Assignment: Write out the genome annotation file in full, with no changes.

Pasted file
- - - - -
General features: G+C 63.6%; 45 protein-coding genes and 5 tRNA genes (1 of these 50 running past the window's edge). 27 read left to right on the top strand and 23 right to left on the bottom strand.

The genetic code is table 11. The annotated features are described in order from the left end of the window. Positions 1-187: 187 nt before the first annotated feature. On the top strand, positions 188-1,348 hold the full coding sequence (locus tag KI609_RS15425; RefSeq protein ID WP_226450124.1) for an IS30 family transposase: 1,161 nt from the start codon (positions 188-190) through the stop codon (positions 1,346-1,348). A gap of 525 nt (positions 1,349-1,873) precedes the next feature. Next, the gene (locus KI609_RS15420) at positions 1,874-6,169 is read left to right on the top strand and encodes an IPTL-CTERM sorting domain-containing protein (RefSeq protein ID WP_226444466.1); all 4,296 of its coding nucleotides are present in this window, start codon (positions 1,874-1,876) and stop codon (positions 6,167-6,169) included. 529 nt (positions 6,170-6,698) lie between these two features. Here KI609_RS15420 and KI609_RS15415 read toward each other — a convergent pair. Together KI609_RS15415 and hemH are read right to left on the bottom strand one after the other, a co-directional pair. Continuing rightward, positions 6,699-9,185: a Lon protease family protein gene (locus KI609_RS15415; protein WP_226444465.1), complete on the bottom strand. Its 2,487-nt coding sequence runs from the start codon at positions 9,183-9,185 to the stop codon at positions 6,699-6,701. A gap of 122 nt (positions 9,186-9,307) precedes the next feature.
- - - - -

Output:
General features: G+C 63.6%; 45 protein-coding genes and 5 tRNA genes (1 of these 50 running past the window's edge). 27 read left to right on the top strand and 23 right to left on the bottom strand.

The genetic code is table 11. The annotated features are described in order from the left end of the window. Positions 1-187: 187 nt before the first annotated feature. On the top strand, positions 188-1,348 hold the full coding sequence (locus tag KI609_RS15425; RefSeq protein ID WP_226450124.1) for an IS30 family transposase: 1,161 nt from the start codon (positions 188-190) through the stop codon (positions 1,346-1,348). A gap of 525 nt (positions 1,349-1,873) precedes the next feature. Next, the gene (locus KI609_RS15420) at positions 1,874-6,169 is read left to right on the top strand and encodes an IPTL-CTERM sorting domain-containing protein (RefSeq protein ID WP_226444466.1); all 4,296 of its coding nucleotides are present in this window, start codon (positions 1,874-1,876) and stop codon (positions 6,167-6,169) included. 529 nt (positions 6,170-6,698) lie between these two features. Here KI609_RS15420 and KI609_RS15415 read toward each other — a convergent pair. Together KI609_RS15415 and hemH are read right to left on the bottom strand one after the other, a co-directional pair. Continuing rightward, positions 6,699-9,185: a Lon protease family protein gene (locus KI609_RS15415; protein WP_226444465.1), complete on the bottom strand. Its 2,487-nt coding sequence runs from the start codon at positions 9,183-9,185 to the stop codon at positions 6,699-6,701. A gap of 122 nt (positions 9,186-9,307) precedes the next feature.